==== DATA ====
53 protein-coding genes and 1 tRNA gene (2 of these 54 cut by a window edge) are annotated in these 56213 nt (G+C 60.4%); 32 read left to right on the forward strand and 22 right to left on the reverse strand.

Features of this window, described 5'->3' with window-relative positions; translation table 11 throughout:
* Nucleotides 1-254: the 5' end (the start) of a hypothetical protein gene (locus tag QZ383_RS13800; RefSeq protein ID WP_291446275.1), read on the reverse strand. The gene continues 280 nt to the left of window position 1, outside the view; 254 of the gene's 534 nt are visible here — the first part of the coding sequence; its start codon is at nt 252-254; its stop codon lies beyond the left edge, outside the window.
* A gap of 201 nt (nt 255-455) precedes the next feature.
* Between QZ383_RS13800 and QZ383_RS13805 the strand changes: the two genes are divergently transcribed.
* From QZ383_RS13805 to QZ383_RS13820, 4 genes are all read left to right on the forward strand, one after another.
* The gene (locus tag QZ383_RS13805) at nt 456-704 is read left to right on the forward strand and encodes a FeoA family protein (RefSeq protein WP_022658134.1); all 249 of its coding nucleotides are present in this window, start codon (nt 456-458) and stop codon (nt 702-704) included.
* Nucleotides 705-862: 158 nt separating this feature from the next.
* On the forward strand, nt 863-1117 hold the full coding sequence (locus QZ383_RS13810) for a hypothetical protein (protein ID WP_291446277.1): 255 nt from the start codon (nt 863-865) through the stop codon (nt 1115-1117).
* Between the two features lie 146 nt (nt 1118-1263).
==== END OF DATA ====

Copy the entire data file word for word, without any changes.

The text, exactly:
53 protein-coding genes and 1 tRNA gene (2 of these 54 cut by a window edge) are annotated in these 56213 nt (G+C 60.4%); 32 read left to right on the forward strand and 22 right to left on the reverse strand.

Features of this window, described 5'->3' with window-relative positions; translation table 11 throughout:
* Nucleotides 1-254: the 5' end (the start) of a hypothetical protein gene (locus tag QZ383_RS13800; RefSeq protein ID WP_291446275.1), read on the reverse strand. The gene continues 280 nt to the left of window position 1, outside the view; 254 of the gene's 534 nt are visible here — the first part of the coding sequence; its start codon is at nt 252-254; its stop codon lies beyond the left edge, outside the window.
* A gap of 201 nt (nt 255-455) precedes the next feature.
* Between QZ383_RS13800 and QZ383_RS13805 the strand changes: the two genes are divergently transcribed.
* From QZ383_RS13805 to QZ383_RS13820, 4 genes are all read left to right on the forward strand, one after another.
* The gene (locus tag QZ383_RS13805) at nt 456-704 is read left to right on the forward strand and encodes a FeoA family protein (RefSeq protein WP_022658134.1); all 249 of its coding nucleotides are present in this window, start codon (nt 456-458) and stop codon (nt 702-704) included.
* Nucleotides 705-862: 158 nt separating this feature from the next.
* On the forward strand, nt 863-1117 hold the full coding sequence (locus QZ383_RS13810) for a hypothetical protein (protein ID WP_291446277.1): 255 nt from the start codon (nt 863-865) through the stop codon (nt 1115-1117).
* Between the two features lie 146 nt (nt 1118-1263).